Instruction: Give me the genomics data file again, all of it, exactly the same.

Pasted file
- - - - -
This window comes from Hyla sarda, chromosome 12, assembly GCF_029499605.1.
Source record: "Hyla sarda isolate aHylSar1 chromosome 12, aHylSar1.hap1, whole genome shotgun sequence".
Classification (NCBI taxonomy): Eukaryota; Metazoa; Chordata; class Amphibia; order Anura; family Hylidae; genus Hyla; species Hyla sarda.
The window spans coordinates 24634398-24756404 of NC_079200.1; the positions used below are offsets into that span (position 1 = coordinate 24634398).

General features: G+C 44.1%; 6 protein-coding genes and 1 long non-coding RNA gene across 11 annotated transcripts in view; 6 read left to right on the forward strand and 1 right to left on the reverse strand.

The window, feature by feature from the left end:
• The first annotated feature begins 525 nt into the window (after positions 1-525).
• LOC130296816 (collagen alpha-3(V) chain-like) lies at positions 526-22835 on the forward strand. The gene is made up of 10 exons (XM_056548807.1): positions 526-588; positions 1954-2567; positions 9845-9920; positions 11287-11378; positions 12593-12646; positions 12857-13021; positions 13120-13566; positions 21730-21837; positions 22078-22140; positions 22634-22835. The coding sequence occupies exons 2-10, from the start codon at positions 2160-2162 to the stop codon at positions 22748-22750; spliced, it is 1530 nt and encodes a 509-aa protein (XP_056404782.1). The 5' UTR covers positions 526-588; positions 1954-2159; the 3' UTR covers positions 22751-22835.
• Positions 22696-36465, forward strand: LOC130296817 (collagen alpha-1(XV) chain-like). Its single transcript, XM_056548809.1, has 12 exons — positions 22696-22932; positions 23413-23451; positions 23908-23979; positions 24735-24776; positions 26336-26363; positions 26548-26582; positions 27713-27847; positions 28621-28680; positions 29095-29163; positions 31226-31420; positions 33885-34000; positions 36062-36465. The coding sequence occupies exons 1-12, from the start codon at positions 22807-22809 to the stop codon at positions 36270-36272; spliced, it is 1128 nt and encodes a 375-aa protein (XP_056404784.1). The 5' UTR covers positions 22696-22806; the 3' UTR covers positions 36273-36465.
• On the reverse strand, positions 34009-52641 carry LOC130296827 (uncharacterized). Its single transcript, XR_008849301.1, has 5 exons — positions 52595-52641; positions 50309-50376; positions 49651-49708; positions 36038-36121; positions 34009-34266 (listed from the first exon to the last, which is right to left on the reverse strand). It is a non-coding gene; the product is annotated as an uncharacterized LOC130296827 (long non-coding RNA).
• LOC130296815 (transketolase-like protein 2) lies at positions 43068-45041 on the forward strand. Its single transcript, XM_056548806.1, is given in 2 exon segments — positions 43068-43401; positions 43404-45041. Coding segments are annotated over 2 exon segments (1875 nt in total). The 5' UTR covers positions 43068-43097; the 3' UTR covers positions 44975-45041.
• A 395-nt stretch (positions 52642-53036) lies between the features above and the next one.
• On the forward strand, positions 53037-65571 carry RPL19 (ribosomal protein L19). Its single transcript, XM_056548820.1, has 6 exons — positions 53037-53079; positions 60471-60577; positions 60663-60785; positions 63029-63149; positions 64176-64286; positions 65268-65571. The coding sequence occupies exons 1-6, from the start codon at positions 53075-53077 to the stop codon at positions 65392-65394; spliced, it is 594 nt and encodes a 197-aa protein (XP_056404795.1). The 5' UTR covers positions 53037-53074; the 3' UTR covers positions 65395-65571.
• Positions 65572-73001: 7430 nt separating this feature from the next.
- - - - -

This window comes from Hyla sarda, chromosome 12, assembly GCF_029499605.1.
Source record: "Hyla sarda isolate aHylSar1 chromosome 12, aHylSar1.hap1, whole genome shotgun sequence".
Classification (NCBI taxonomy): Eukaryota; Metazoa; Chordata; class Amphibia; order Anura; family Hylidae; genus Hyla; species Hyla sarda.
The window spans coordinates 24634398-24756404 of NC_079200.1; the positions used below are offsets into that span (position 1 = coordinate 24634398).

General features: G+C 44.1%; 6 protein-coding genes and 1 long non-coding RNA gene across 11 annotated transcripts in view; 6 read left to right on the forward strand and 1 right to left on the reverse strand.

The window, feature by feature from the left end:
• The first annotated feature begins 525 nt into the window (after positions 1-525).
• LOC130296816 (collagen alpha-3(V) chain-like) lies at positions 526-22835 on the forward strand. The gene is made up of 10 exons (XM_056548807.1): positions 526-588; positions 1954-2567; positions 9845-9920; positions 11287-11378; positions 12593-12646; positions 12857-13021; positions 13120-13566; positions 21730-21837; positions 22078-22140; positions 22634-22835. The coding sequence occupies exons 2-10, from the start codon at positions 2160-2162 to the stop codon at positions 22748-22750; spliced, it is 1530 nt and encodes a 509-aa protein (XP_056404782.1). The 5' UTR covers positions 526-588; positions 1954-2159; the 3' UTR covers positions 22751-22835.
• Positions 22696-36465, forward strand: LOC130296817 (collagen alpha-1(XV) chain-like). Its single transcript, XM_056548809.1, has 12 exons — positions 22696-22932; positions 23413-23451; positions 23908-23979; positions 24735-24776; positions 26336-26363; positions 26548-26582; positions 27713-27847; positions 28621-28680; positions 29095-29163; positions 31226-31420; positions 33885-34000; positions 36062-36465. The coding sequence occupies exons 1-12, from the start codon at positions 22807-22809 to the stop codon at positions 36270-36272; spliced, it is 1128 nt and encodes a 375-aa protein (XP_056404784.1). The 5' UTR covers positions 22696-22806; the 3' UTR covers positions 36273-36465.
• On the reverse strand, positions 34009-52641 carry LOC130296827 (uncharacterized). Its single transcript, XR_008849301.1, has 5 exons — positions 52595-52641; positions 50309-50376; positions 49651-49708; positions 36038-36121; positions 34009-34266 (listed from the first exon to the last, which is right to left on the reverse strand). It is a non-coding gene; the product is annotated as an uncharacterized LOC130296827 (long non-coding RNA).
• LOC130296815 (transketolase-like protein 2) lies at positions 43068-45041 on the forward strand. Its single transcript, XM_056548806.1, is given in 2 exon segments — positions 43068-43401; positions 43404-45041. Coding segments are annotated over 2 exon segments (1875 nt in total). The 5' UTR covers positions 43068-43097; the 3' UTR covers positions 44975-45041.
• A 395-nt stretch (positions 52642-53036) lies between the features above and the next one.
• On the forward strand, positions 53037-65571 carry RPL19 (ribosomal protein L19). Its single transcript, XM_056548820.1, has 6 exons — positions 53037-53079; positions 60471-60577; positions 60663-60785; positions 63029-63149; positions 64176-64286; positions 65268-65571. The coding sequence occupies exons 1-6, from the start codon at positions 53075-53077 to the stop codon at positions 65392-65394; spliced, it is 594 nt and encodes a 197-aa protein (XP_056404795.1). The 5' UTR covers positions 53037-53074; the 3' UTR covers positions 65395-65571.
• Positions 65572-73001: 7430 nt separating this feature from the next.